10-year softwood lumber deal could be signed by August: sources
by Ross Marowits, The Canadian Press, with files from Mia Rabson
Foreign Affairs Minister Chrystia Freeland and the U.S. Lumber Coalition refused to comment on rumours of a potential deal that would see Canada's share of the U.S. market gradually reduced to about 27 per cent
MONTREAL—The framework for a 10-year softwood lumber agreement between Canada and the U.S. could be reached in the coming weeks, says an industry analyst, citing discussions with unnamed trade contacts.
In a report released July 14, Hamir Patel of CIBC World Markets said a deal setting quotas on Canadian softwood exports could be acceptable to the U.S. lumber industry if Canada drops several demands. That would include withdrawing a request that New Brunswick be excluded from any softwood agreement restrictions, Patel said.
“We now believe there is a greater than 50 per cent probability that the two sides could announce an agreed-upon framework by the end of August,” he wrote.
He said the U.S. Lumber Coalition could be encouraged by the Trump administration to sign a deal that would gradually reduce Canada’s share of the U.S. market to 27 to 28 per cent over several years from its 31.9 per cent share last year.
A spokesman for Foreign Affairs Minister Chrystia Freeland declined to comment on “rumours until a deal is reached that is favourable to both sides.” The U.S. Lumber Coalition also said it wouldn’t comment on speculation.
U.S. producers would likely demand that they keep all duty deposits paid to date as compensation for 18 months of free trade since the past softwood agreement expired in 2015, Patel said. Canadian producers received back 80 per cent of their deposits in the 2006 softwood lumber agreement.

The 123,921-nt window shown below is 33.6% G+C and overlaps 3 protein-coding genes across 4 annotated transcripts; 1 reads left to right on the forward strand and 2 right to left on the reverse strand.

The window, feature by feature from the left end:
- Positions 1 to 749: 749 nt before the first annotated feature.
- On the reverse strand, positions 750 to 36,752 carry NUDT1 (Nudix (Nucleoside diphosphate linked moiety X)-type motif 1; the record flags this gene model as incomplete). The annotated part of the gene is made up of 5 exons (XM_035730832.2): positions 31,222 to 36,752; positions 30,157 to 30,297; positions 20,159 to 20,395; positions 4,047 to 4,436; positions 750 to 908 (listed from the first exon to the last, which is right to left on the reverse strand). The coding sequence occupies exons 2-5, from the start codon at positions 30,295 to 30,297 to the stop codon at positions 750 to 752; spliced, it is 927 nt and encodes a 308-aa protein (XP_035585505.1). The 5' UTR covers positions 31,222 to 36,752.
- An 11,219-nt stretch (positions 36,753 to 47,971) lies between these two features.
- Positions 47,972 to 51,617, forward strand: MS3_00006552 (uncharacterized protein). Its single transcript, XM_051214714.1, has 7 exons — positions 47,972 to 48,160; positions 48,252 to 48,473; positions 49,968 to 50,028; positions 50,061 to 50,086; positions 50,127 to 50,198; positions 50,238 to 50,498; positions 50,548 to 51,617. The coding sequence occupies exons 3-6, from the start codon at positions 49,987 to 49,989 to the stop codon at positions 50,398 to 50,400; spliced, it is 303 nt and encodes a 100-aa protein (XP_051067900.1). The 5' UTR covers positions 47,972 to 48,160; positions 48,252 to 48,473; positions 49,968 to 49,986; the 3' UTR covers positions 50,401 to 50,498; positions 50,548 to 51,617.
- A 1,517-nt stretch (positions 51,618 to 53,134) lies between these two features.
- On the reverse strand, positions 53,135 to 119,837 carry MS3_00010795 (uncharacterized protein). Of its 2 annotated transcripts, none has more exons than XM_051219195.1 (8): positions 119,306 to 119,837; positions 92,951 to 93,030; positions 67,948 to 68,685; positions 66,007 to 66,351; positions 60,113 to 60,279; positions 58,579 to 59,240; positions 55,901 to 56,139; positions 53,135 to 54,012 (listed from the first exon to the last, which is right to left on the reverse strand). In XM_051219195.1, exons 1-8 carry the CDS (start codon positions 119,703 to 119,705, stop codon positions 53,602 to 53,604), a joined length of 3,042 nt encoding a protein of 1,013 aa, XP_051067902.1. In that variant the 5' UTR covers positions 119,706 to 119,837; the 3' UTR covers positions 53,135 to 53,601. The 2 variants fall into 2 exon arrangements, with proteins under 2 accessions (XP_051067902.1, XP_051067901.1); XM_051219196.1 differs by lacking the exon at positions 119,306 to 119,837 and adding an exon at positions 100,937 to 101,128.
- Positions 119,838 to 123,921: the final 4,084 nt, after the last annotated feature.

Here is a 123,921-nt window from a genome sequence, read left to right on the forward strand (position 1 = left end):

The quota would likely be divided among provinces based on their historical share of the U.S. market, Patel added.
A similar deal rejected by the industry about 10 days ago would have capped Canada’s share at 31 per cent in the first six months, with that falling to 29 per cent over the next 12 months until it were to reach 28 per cent in early 2022.
A source close to the negotiations said the two sides were on the verge of a deal until some elements in the U.S. industry balked.
The person who spoke on condition of anonymity because he was not authorized to speak about the talks said there is little chance now of a softwood deal in place before NAFTA negotiations begin next month, with the Canadian and U.S. governments now eyeing September as the earliest date for a softwood deal to be finalized.
Paul Quinn of RBC Capital Markets said information that there was a deal in the works is credible, based on his discussions with contacts in the sector.
“But until you get a deal it’s all just talk,” Quinn said from Vancouver.
“I’m more in the camp that it’s going to be longer than earlier,” he said. “If they don’t get anything done by Aug. 16, really this sits on the back burner until they get NAFTA done.”